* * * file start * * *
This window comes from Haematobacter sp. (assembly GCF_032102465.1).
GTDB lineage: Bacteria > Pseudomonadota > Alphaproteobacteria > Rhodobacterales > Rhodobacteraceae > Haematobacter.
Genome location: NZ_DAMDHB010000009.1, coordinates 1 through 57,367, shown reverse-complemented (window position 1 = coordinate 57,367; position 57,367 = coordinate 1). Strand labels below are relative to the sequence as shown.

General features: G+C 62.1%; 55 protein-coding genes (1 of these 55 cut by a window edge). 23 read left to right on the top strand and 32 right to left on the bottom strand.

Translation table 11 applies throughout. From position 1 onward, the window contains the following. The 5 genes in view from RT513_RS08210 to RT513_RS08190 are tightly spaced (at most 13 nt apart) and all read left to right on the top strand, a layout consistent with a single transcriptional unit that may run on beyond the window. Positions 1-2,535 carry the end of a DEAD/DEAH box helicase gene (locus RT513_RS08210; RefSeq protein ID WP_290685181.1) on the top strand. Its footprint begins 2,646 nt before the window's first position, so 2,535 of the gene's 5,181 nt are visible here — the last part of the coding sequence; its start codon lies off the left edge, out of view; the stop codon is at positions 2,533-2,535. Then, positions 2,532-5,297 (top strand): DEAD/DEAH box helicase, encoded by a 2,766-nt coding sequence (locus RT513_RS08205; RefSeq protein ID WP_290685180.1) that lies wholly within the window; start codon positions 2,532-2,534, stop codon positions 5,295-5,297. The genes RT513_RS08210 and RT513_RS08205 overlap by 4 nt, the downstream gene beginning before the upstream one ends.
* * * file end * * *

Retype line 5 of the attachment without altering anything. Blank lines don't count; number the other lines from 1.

Translation table 11 applies throughout. From position 1 onward, the window contains the following. The 5 genes in view from RT513_RS08210 to RT513_RS08190 are tightly spaced (at most 13 nt apart) and all read left to right on the top strand, a layout consistent with a single transcriptional unit that may run on beyond the window. Positions 1-2,535 carry the end of a DEAD/DEAH box helicase gene (locus RT513_RS08210; RefSeq protein ID WP_290685181.1) on the top strand. Its footprint begins 2,646 nt before the window's first position, so 2,535 of the gene's 5,181 nt are visible here — the last part of the coding sequence; its start codon lies off the left edge, out of view; the stop codon is at positions 2,533-2,535. Then, positions 2,532-5,297 (top strand): DEAD/DEAH box helicase, encoded by a 2,766-nt coding sequence (locus RT513_RS08205; RefSeq protein ID WP_290685180.1) that lies wholly within the window; start codon positions 2,532-2,534, stop codon positions 5,295-5,297. The genes RT513_RS08210 and RT513_RS08205 overlap by 4 nt, the downstream gene beginning before the upstream one ends.